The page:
Since this is a guest post, I guess I should introduce myself…the guest. I’m Ryan, and a few years ago, I was the guy with the bag of soggy ‘food’ and the date with the TV. Netflix and Chill was more like ‘Ancient Aliens and Wendy’s Chili.’ I spent a lot of money on doctor co-pays and trips to the pharmacy to get Crestor. I was also eventually put on allopurinol because something horrible-sounding like ‘hyperuricemia’ manifested itself into a shorter but equally painful word: ‘gout.’ I was 260 lbs and could sweat standing in a cooler. Now, let’s get one thing out of the way, and that’s that weight is merely number. It’s not an indicator of health. There are heavy people based on build that are in great shape, and there are really light folks who don’t weigh a thing that are in equally good health. Me, on the other hand…I was 260 on a 175 frame. I’m 5’-10” on a tall day. I was in bad shape. I agreed to write a post on this topic because in the past 36 months, I’ve done something I never thought I would ever achieve; I broke the 200-lb mark before my 2014 wedding, and now I’m staring at breaking the 180-lb barrier. I’m off all of my medications, and my arteries are no longer made of concrete and there aren’t shards of uric acid-glass in my joints. I now provide motivation, accountability, and coaching to anyone willing to make the changes I did in order to better themselves. My passion now is helping others kick their prescription bottles and cut those doctor bills. I love being a motivator for people. All of this forward progress in my life is due to three things:

1) A commitment to changing how I ate

2) A commitment to exercising

3) Waking up every day with a positive attitude

It was HARD. The first few months, I was impossible for my wife to motivate to even get out of bed. I said things like “I’m not wasting my Saturday morning at the gym…it doesn’t do anything for me anyway.” I had it in my mind that I wasn’t in that bad of shape and that I didn’t *need* to go to a cycling class, or a circuit class, or go for a jog to get in better shape. I could motivate myself. The problem with that was not only was I dead wrong (obviously), but I had gotten in that habit of going to the gym, doing 20 minutes of some sort of cardio, and then doing curls and calling it a day. Did I sweat? Yeah. Was I pushing myself? No. I was also leaving the gym and ‘rewarding’ myself with food. It was a vicious cycle that kept me out of shape and overweight, even if I tried to diet (more on this…keep reading!). It’s the same cycle that I imagine a lot of people experience every single day, and NOTHING is more discouraging than feeling like you are trying for something and never seeing a result. This lack of results is why so many people get gym memberships yet so few actively use them.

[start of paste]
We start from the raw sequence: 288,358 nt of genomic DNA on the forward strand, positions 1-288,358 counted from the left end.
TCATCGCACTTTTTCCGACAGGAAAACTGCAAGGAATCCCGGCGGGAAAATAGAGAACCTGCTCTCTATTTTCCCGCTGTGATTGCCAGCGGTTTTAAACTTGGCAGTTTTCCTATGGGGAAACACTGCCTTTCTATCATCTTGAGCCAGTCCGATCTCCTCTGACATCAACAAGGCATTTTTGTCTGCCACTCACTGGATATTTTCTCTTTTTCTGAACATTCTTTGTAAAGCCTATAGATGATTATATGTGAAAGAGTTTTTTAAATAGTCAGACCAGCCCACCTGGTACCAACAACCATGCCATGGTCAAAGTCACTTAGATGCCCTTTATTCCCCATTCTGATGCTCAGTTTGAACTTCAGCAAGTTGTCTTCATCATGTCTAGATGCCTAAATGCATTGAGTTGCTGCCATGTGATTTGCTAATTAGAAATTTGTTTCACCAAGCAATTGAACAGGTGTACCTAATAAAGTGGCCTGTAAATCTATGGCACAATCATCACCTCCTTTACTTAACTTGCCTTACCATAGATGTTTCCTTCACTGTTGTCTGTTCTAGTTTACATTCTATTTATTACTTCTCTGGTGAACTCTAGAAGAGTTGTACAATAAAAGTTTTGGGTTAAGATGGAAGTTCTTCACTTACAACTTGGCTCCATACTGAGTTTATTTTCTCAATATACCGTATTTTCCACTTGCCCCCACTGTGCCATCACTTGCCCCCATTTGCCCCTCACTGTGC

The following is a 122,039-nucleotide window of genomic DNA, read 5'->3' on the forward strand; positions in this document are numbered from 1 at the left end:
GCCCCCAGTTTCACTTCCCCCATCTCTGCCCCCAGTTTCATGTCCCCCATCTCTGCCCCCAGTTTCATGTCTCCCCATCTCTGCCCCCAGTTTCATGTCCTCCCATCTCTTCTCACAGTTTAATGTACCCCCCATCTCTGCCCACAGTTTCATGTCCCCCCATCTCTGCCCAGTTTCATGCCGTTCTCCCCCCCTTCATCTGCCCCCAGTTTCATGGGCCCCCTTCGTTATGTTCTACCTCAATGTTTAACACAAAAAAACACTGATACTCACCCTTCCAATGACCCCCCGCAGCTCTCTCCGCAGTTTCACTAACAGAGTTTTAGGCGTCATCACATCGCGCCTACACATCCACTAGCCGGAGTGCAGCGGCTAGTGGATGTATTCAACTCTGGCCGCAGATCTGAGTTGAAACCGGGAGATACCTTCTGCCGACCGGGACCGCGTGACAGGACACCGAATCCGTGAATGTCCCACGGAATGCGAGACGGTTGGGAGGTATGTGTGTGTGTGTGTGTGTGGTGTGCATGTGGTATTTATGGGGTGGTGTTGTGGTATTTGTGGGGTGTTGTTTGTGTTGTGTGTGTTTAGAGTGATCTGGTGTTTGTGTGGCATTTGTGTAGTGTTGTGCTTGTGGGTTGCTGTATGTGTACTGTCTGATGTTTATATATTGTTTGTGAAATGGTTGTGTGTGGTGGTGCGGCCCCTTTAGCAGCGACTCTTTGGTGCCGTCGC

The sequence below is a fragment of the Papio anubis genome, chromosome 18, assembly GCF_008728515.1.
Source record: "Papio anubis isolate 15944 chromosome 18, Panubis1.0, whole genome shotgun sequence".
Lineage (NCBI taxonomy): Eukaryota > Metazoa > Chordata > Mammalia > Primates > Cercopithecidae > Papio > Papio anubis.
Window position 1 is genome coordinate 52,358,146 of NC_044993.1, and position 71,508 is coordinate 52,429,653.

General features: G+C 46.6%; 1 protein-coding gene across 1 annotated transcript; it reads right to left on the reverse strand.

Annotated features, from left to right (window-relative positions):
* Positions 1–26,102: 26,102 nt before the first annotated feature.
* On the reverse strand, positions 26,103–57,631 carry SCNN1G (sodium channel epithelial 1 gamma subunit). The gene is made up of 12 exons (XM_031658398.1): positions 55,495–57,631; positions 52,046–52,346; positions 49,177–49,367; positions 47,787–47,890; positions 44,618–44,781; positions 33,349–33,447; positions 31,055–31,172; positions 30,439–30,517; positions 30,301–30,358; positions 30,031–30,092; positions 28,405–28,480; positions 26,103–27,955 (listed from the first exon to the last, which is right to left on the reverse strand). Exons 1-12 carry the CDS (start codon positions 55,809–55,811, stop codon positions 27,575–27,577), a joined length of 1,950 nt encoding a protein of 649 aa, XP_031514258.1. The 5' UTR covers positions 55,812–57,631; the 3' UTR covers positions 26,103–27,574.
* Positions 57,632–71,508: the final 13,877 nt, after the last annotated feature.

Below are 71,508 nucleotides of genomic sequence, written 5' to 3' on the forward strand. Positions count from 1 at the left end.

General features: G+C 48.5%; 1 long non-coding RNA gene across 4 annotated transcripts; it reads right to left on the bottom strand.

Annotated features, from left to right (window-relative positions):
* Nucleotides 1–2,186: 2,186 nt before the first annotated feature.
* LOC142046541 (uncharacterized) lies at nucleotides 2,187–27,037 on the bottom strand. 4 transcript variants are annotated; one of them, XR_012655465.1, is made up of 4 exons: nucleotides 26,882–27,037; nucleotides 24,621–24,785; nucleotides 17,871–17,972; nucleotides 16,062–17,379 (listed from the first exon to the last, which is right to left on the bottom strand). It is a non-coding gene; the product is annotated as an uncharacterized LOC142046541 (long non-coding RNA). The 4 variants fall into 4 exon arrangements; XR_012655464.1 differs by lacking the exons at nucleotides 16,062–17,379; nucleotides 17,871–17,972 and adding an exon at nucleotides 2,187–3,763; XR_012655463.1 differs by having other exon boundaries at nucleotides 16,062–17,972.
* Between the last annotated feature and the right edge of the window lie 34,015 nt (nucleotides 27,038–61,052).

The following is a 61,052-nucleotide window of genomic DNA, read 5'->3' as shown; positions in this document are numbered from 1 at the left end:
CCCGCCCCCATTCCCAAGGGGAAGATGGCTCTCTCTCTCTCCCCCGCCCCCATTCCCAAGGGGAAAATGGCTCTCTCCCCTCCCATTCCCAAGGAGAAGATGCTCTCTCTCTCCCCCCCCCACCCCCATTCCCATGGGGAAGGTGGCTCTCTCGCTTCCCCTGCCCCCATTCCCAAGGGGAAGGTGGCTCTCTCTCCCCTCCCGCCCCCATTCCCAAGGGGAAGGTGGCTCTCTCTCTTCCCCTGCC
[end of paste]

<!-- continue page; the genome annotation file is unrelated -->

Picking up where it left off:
So how does the cycle get broken? How does that difficult and seemingly endless cycle of trying to exercise, eating the wrong things, and never taking a step forward get turned into a habit of doing what it takes to make a positive change in your body, mind, and health?

Well…it’s HARD. But only the first step. The first step is a commitment. It takes a willful, conscious choice to make a change and stick to it. “Hey wait a minute…it’s hard?” you might be saying at this point, and yes, honestly breaking out of that mentality that you may currently be feeling is not some magical epiphany that rains down out of the sky and all of a sudden you’re enlightened. It’s a choice. It’s choosing your HARD (don’t giggle). ‘Choosing your hard’ is a theme I visit a lot with people whom I coach. Is it hard for you to wake up early and get in a workout…or get it done when you get home from work? Yeah? OK! Is it hard to eat what you’re supposed to every day? Yeah? OK! But flip the coin…is it hard to get out of bed because your joints hurt? Is it hard to keep paying co-pays and pharmacy bills? Is it going to be hard later in life to travel, or watch your kids play sports, or extend the good years of your life? If you’re on the road I was…your HARD is going to be those later-in- life things…the health issues.

Maybe they won’t come so late though; my gout attacks happened at age 28. I was faced with choosing my hard before age 30. We have a huge issue with diabetes, heart disease, obesity across the board in every age group, stroke, high blood pressure and cholesterol, cancer…and it’s not showing signs of slowing. Choosing to make a change NOW is going to prevent those statistics from rising even further.

After choosing your hard (hint…it’s the one that involves exercise and eating right), you’ve taken that step in the right direction. Realizing that you need to eat better and exercise more, however, is not going to solve your problems immediately. Remember me mentioning trying to diet? Don’t diet. Chicken and brown rice and suddenly increasing your body’s exertion level through exercise is going to have horrible effects. Your body doesn’t need ‘food;’ your body needs ‘nutrition.’ You may notice some weight loss at first, but pretty soon a nutrient-deficient body is going to start slowing the metabolism and relying on what the body has stored. At that point…the brain has an ‘oh crap!’ moment and guess what? You get hungry for a Gordita. You leave the gym and tell yourself you EARNED that stuffed crust hotdog bacon ranch double cheese pizza, and then you’ve blown your diet. Cravings are killer, but they are inevitable when your body is not given the nutrition it needs. Dieting only ‘works’ for so long, and that’s why so many fads have made so much money over the years, because of the cycle of failure and repeat. Failure and repeat. It gets a lot of people nowhere.